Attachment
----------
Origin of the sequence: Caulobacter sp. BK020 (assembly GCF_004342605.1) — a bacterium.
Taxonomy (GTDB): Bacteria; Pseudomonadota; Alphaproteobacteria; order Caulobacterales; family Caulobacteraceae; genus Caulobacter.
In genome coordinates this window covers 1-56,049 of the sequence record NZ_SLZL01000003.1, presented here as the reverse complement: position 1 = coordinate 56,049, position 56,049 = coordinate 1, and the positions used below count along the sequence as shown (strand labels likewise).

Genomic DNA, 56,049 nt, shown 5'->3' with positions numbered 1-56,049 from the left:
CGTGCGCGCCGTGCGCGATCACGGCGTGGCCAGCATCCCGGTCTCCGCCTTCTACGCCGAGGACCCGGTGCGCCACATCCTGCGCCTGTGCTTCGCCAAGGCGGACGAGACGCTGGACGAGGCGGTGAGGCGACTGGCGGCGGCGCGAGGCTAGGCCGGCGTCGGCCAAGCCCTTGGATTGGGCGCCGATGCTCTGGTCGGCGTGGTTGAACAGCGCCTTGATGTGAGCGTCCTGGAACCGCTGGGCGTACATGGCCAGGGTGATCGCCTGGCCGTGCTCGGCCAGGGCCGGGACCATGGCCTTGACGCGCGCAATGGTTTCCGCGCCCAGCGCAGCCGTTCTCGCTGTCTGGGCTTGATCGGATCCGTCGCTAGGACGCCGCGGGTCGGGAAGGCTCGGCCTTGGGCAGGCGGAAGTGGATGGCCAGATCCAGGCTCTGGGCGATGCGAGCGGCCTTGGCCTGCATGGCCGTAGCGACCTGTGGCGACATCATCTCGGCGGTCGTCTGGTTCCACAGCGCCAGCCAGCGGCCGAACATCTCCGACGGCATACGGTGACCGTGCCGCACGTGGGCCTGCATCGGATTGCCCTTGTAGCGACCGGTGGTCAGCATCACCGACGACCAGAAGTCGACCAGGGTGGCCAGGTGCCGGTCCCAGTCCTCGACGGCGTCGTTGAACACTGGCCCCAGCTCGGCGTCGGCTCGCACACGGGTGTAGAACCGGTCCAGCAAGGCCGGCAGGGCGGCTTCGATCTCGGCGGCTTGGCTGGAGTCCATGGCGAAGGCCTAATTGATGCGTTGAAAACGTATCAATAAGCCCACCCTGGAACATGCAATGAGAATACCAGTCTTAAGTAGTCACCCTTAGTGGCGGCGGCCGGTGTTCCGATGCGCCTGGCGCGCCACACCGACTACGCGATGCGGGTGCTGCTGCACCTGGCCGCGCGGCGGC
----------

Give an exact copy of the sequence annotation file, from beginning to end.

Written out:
Origin of the sequence: Caulobacter sp. BK020 (assembly GCF_004342605.1) — a bacterium.
Taxonomy (GTDB): Bacteria; Pseudomonadota; Alphaproteobacteria; order Caulobacterales; family Caulobacteraceae; genus Caulobacter.
In genome coordinates this window covers 1-56,049 of the sequence record NZ_SLZL01000003.1, presented here as the reverse complement: position 1 = coordinate 56,049, position 56,049 = coordinate 1, and the positions used below count along the sequence as shown (strand labels likewise).

Genomic DNA, 56,049 nt, shown 5'->3' with positions numbered 1-56,049 from the left:
CGTGCGCGCCGTGCGCGATCACGGCGTGGCCAGCATCCCGGTCTCCGCCTTCTACGCCGAGGACCCGGTGCGCCACATCCTGCGCCTGTGCTTCGCCAAGGCGGACGAGACGCTGGACGAGGCGGTGAGGCGACTGGCGGCGGCGCGAGGCTAGGCCGGCGTCGGCCAAGCCCTTGGATTGGGCGCCGATGCTCTGGTCGGCGTGGTTGAACAGCGCCTTGATGTGAGCGTCCTGGAACCGCTGGGCGTACATGGCCAGGGTGATCGCCTGGCCGTGCTCGGCCAGGGCCGGGACCATGGCCTTGACGCGCGCAATGGTTTCCGCGCCCAGCGCAGCCGTTCTCGCTGTCTGGGCTTGATCGGATCCGTCGCTAGGACGCCGCGGGTCGGGAAGGCTCGGCCTTGGGCAGGCGGAAGTGGATGGCCAGATCCAGGCTCTGGGCGATGCGAGCGGCCTTGGCCTGCATGGCCGTAGCGACCTGTGGCGACATCATCTCGGCGGTCGTCTGGTTCCACAGCGCCAGCCAGCGGCCGAACATCTCCGACGGCATACGGTGACCGTGCCGCACGTGGGCCTGCATCGGATTGCCCTTGTAGCGACCGGTGGTCAGCATCACCGACGACCAGAAGTCGACCAGGGTGGCCAGGTGCCGGTCCCAGTCCTCGACGGCGTCGTTGAACACTGGCCCCAGCTCGGCGTCGGCTCGCACACGGGTGTAGAACCGGTCCAGCAAGGCCGGCAGGGCGGCTTCGATCTCGGCGGCTTGGCTGGAGTCCATGGCGAAGGCCTAATTGATGCGTTGAAAACGTATCAATAAGCCCACCCTGGAACATGCAATGAGAATACCAGTCTTAAGTAGTCACCCTTAGTGGCGGCGGCCGGTGTTCCGATGCGCCTGGCGCGCCACACCGACTACGCGATGCGGGTGCTGCTGCACCTGGCCGCGCGGCGGC